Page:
Planning for Change

Our CEO, Dr Stewart Barnes, begins his Leading Change Masterclass with the quote

“Change throws up the need for leaders. Leaders create change.” 

Leading change is thus an important skill for leaders of teams and organisations.  

But what is change? And why does it fail so often? 

Well, there are three components of any change: 

1. What you are seeking to change

2. Why you are changing and 

3. How you are going to successfully implement the change 

 

Leading change blog

 

Amazingly, up to 75% of change initiatives are unsuccessful. So, leaders and managers need to spend more time considering HOW they are going to ensure that the change process is successful. 

A useful change management tool is the forcefield analysis tool developed by Kurt Lewin in the 1950s. It links to his three stage theory of change which we have explored in a previous article and allows you to plan and visually map ‘how you are going to implement change’ by identifying the forces in favour of change as well as likely resistance. 

Think of the change as being a huge block of stone that you want to move from the current state to a future desired state.  

Step 1: Draw a big block representing the change you want to implement. 

Step 2: List all the driving forces for the change - arguments in favour of the change, benefits of the change and also groups or individuals who will support or benefit from the change. 

Step 3: Rank these by giving each force a number from 1 to 10; the stronger the force, the higher the number. 

Step 4: List all the restraining forces - drawbacks, risks, costs and reasons not to make the change. 

Step 5: List those groups, departments or individuals who might oppose the change or suffer some negative consequence of the change. 

Step 6: Rate these forces from 1 to 10 depending on the strength of the forces.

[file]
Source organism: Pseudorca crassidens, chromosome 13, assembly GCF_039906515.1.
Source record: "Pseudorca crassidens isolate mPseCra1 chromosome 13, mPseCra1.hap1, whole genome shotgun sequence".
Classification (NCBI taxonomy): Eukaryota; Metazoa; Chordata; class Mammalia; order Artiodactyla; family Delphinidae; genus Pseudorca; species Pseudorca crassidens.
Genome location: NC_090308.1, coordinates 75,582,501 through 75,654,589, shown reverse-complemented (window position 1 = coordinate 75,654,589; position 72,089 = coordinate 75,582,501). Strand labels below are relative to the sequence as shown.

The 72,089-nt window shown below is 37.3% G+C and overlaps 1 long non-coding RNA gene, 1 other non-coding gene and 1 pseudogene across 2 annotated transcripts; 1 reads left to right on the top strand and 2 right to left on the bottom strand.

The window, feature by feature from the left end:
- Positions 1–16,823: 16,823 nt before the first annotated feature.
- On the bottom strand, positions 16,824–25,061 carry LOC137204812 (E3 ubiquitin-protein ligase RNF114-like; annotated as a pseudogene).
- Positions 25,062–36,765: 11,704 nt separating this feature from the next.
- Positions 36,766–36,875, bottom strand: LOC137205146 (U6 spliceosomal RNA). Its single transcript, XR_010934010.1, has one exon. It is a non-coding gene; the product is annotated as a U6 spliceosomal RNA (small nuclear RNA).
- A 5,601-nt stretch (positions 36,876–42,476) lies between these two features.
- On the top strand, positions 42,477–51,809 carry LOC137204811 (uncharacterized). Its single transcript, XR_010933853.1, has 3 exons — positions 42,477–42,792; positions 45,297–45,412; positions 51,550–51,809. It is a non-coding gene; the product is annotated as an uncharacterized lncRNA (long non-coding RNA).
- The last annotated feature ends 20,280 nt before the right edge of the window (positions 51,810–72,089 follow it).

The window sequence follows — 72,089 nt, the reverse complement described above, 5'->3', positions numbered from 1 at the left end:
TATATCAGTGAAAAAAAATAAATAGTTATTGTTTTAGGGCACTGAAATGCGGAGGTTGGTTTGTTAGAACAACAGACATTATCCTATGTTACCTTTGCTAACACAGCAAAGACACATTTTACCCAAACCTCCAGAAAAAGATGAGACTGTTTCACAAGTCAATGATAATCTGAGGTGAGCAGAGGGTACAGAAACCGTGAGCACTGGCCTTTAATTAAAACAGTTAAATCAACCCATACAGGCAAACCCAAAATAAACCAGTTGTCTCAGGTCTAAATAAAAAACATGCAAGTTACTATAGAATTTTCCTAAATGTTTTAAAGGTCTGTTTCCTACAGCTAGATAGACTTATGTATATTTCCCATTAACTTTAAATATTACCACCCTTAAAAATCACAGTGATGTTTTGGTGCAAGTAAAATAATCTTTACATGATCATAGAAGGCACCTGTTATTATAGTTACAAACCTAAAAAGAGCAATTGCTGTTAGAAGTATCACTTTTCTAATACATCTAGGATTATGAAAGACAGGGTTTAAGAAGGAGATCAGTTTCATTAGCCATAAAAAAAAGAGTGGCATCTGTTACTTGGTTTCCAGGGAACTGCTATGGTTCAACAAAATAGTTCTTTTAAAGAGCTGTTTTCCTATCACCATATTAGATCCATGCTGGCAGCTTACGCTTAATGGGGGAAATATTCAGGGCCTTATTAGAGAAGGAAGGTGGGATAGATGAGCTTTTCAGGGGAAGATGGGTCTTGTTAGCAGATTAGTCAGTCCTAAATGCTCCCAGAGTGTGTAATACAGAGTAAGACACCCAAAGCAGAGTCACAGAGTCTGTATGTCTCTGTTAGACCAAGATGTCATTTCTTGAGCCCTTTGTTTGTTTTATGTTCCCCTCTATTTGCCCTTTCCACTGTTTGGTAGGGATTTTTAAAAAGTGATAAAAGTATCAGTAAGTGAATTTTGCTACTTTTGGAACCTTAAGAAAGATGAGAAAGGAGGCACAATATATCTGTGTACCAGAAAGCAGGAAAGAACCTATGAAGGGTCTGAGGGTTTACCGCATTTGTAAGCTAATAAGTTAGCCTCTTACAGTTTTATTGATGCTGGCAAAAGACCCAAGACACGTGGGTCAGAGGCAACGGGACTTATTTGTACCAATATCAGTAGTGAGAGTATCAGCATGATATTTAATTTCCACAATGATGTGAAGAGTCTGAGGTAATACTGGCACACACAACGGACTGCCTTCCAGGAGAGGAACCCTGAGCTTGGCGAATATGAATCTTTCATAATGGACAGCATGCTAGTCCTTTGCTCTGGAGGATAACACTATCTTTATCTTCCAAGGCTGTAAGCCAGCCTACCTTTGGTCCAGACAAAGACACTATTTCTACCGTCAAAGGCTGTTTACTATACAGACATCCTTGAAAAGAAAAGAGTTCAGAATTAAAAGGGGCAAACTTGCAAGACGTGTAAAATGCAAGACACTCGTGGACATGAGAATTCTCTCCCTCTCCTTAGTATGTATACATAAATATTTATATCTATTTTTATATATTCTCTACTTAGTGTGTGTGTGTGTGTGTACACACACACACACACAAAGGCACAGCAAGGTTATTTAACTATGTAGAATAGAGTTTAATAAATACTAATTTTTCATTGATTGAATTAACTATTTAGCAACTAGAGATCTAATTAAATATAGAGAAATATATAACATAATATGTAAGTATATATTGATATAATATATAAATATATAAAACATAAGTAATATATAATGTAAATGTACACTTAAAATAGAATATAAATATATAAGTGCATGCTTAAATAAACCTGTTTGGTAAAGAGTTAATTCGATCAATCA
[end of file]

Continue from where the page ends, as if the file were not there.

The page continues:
Step 7: Draw all the forces as arrows bearing onto the block in the middle as shown in the diagram. 

 

Leading change blog 2

 

If the change is to be successful (ie. the block of stone is to move) then the driving forces must be greater than the restraining forces.  

You can do this in two ways: 

a) by reinforcing the driving forces or 

b) by weakening the restraining forces 

 

Step 8: Brainstorm each item in turn starting with the largest forces 

Step 9: For each driving force, think of ideas to make the force more powerful. 

Step 10: For each hindering force, think of ideas to overcome or mitigate it – use post-it notes, a flip chart or mind map software.  

Finally, select the most effective ideas for all the forces and that becomes your action plan to improve implementation of the change. 

 

Top Tip: Sometimes the easiest course of action is to remove the lowest scoring restraining force (the weakest) to drive the change. 

If you'd like to read more about Leading Change and how it can transform your organisation, scroll down to download our free e-book.

 

Our next LEAD™ program starts on 10th and 11th November. If you'd like to hear from Dr Stewart Barnes on how to successfully lead change, his all-day masterclass in December reveals the secrets of what you need to do.

Don't miss out! Get in touch for more information here.

 

Please click on the image below to download the Leading Change e-book.

Leading with Change 3D

 

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